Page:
After accounting for the annual adjustments to the population controls, the civilian labor force increased by 584,000 in January, and the labor force participation rate rose by 0.2 percentage point to 62.9 percent. Total employment, as measured by the household survey, was up by 457,000 over the month, and the employment-population ratio edged up to 59.9 percent. (See table A-1. For additional information about the effects of the population adjustments, see table C.)

    The number of persons employed part time for economic reasons (sometimes referred to as involuntary part-time workers) was little changed in January at 5.8 million. These individuals, who would have preferred full-time employment, were working part time because their hours had been cut back or because they were unable to find full-time jobs. (See table A-8.)

    In January, 1.8 million persons were marginally attached to the labor force, down by 337,000 from a year earlier. (The data are not seasonally adjusted.) These individuals were not in the labor force, wanted and were available for work, and had looked for a job sometime in the prior 12 months. They were not counted as unemployed because they had not searched for work in the 4 weeks preceding the survey. (See table A-16.)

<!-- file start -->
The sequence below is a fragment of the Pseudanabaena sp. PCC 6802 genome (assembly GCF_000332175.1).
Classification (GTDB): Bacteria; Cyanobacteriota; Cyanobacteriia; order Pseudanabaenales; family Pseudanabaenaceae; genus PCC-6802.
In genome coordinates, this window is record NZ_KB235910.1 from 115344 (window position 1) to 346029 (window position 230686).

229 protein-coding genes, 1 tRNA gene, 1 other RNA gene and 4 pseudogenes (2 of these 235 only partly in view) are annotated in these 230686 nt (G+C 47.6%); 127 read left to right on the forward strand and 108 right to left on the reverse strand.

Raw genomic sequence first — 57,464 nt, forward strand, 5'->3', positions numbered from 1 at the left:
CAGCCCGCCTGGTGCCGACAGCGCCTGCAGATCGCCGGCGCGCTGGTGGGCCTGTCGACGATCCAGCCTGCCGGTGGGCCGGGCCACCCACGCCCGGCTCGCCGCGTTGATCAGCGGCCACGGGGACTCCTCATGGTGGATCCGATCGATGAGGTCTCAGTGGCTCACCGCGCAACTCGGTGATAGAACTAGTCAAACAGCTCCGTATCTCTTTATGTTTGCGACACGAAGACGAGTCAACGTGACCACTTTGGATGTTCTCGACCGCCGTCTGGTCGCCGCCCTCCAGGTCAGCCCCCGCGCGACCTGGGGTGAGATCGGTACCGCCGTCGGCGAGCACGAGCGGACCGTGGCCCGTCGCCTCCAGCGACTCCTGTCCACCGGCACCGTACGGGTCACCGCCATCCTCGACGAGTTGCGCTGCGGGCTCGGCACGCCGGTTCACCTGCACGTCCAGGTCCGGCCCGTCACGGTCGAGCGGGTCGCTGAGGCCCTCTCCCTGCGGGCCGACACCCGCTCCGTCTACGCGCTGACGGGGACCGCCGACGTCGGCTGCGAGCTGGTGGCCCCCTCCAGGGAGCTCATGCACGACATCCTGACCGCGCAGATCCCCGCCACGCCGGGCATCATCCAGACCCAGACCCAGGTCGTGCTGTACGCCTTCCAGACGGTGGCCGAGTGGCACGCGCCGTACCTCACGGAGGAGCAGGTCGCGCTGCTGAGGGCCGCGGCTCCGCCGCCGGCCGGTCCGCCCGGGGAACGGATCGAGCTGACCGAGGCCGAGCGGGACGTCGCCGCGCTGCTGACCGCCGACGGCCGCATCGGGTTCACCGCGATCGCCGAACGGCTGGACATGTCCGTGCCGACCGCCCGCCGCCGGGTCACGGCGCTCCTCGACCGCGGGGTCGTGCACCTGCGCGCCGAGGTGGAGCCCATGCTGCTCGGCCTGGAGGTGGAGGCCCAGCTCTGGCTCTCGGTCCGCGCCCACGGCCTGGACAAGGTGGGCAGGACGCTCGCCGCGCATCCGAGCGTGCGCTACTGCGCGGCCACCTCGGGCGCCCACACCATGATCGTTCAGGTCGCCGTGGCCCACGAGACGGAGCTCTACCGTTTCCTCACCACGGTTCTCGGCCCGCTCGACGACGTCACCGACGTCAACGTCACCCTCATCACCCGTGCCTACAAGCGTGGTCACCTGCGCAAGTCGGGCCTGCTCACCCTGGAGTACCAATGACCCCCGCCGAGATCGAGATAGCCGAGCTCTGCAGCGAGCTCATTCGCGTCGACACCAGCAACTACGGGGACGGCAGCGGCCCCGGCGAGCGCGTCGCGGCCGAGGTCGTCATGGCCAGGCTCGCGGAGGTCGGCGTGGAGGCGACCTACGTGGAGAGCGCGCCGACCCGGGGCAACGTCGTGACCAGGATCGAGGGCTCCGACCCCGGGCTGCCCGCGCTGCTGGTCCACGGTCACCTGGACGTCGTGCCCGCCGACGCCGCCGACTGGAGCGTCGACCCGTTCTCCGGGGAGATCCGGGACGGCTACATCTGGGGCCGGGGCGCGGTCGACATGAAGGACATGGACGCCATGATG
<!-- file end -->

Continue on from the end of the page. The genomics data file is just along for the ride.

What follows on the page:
Among the marginally attached, there were 532,000 discouraged workers in January, little changed from a year earlier. (The data are not seasonally adjusted.) Discouraged workers are persons not currently looking for work because they believe no jobs are available for them. The remaining 1.2 million persons marginally attached to the labor force in January had not searched for work for reasons such as school attendance or family responsibilities. (See table A-16.)

    Establishment Survey Data
    Total nonfarm payroll employment rose by 227,000 in January. Employment increased in retail trade, construction, and financial activities. (See table B-1. For information about the annual benchmark process, see the note on page 4 and table A.)